Before the design of a product can begin, the need for that prodict must be established. There are two sources for design projects, the market or the development of a new product idea without market demand. About 80 percent of new product development is market-driven. Without a custumer for the product, there is no way to recover the costes of design and manufacture. Thus, the most important part inlunderstanding tyhe design problem lies in assessing the market , that is , establishing what the custumer wants in the product. Even if market-driven, new products must contain the latest technology if they are to be perceived as being of high quality for what consumers means by "high quality"
Product Design Specifications
1. What is a PDS and why write one?
A product design specification (PDS) is a document which sets out fully and in detail exactly what will be required of a product, before it is designed. Many companies do not work to such formal specifications , but as a result they are not fully in control of what they produce. PDSs are essential.
A PDS does not just help the people who design and make the product. Those who eventually use it also benefit. Consumers' judgements are all too often overlooked by engineers, but people think critically about the products they buy. They may take an interest in design or engineering for its own sake. They certainly will not hesitate to criticise a product if it does not do, efficiently and reliably, what they expect it to. A PDS is therefore also an analysis of what the market will demand of the product.
2. Before you write a PDS
A PDS specifies a problem, not a solution. A PDS does not pre-empt the design process by predicting its outcome. Rather, it defines the task by listing all the conditions the product will have to meet. This can involve a good deal of research, into market conditions, competing products, and the relevant literature including patents.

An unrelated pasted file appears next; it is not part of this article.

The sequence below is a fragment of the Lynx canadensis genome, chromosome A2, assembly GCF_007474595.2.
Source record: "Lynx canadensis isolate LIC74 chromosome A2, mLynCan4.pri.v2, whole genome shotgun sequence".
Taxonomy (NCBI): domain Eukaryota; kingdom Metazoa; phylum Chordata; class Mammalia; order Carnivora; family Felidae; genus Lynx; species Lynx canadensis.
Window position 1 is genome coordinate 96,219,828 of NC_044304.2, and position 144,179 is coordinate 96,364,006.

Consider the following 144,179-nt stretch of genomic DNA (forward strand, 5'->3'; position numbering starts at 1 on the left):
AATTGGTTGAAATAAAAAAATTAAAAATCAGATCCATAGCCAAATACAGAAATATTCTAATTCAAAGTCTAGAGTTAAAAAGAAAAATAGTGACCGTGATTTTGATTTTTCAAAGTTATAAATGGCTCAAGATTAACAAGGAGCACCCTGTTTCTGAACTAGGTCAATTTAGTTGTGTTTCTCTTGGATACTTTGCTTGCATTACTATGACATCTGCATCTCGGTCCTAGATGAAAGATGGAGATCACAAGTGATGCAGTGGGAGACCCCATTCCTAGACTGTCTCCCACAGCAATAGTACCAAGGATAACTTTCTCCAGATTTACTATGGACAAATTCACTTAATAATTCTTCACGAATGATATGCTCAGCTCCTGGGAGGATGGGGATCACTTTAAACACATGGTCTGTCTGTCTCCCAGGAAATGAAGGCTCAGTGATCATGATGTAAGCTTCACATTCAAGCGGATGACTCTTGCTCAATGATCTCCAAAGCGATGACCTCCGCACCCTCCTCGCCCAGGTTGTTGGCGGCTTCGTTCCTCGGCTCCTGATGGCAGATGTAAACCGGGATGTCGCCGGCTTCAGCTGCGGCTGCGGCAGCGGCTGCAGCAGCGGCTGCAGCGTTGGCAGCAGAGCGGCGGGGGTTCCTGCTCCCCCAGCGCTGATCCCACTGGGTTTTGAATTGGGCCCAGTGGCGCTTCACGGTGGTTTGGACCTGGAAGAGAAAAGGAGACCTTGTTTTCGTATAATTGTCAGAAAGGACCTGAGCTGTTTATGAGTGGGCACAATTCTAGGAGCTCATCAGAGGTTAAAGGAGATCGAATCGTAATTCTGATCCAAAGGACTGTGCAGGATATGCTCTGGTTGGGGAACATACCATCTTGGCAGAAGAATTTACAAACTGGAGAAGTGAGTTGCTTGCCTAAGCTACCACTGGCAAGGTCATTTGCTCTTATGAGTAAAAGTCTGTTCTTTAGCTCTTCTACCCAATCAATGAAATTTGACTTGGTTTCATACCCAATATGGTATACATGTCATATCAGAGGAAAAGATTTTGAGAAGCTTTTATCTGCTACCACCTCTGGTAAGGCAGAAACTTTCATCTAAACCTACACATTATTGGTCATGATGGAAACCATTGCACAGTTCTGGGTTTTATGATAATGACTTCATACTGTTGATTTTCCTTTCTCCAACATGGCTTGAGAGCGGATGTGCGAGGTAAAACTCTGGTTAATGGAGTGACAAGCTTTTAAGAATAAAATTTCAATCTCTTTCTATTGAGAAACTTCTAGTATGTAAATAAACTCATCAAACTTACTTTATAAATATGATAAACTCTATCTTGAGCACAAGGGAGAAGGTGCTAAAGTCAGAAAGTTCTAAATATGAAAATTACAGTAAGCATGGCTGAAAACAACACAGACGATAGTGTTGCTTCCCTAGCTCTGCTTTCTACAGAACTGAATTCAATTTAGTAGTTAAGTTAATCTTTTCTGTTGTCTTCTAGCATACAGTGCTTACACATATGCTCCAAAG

When you write a PDS, you are defining something that does not yet exist. But for practice at thinking this way, it can help to look at an existing product and work out what its PDS was
3. Everybody is involved
Once a PDS has been written, it becomes the principal reference for all those working on the design. The PDS must therefore be written in language that all parties can understand.
A PDS must not become the exclusive property of one group. Everybody concerned with the project must endorse the PDS and share responsibility for observing it.
4. A PDS can change
A PDS has to be a written document, but it does not need to be engraved in stone. It can be changed. As a rule, the design follows the PDS. But if the emerging design departs from the PDS for some good reason, the PDS can be revised to accommodate the change. The important thing is to keep the PDS and the design in correspondence throughout the design process. In this way, the PDS ends up specifying not just the design, but the product itself.
5. Points to cover in a PDS
This section give detailed advice on writing a PDS under the 29 headings listed below. It is therefore a good idea to write your PDS under these headings, leaving out only those that clearly do not apply.
22 Industry standards
3 Target production cost
23 Shelf life / storage life
5 Manufacturing facilities
15 Special processes
6 Product life span
27 Market constraints
28 Political and social factors
9 Service life
19 Quality and reliability
29 Design time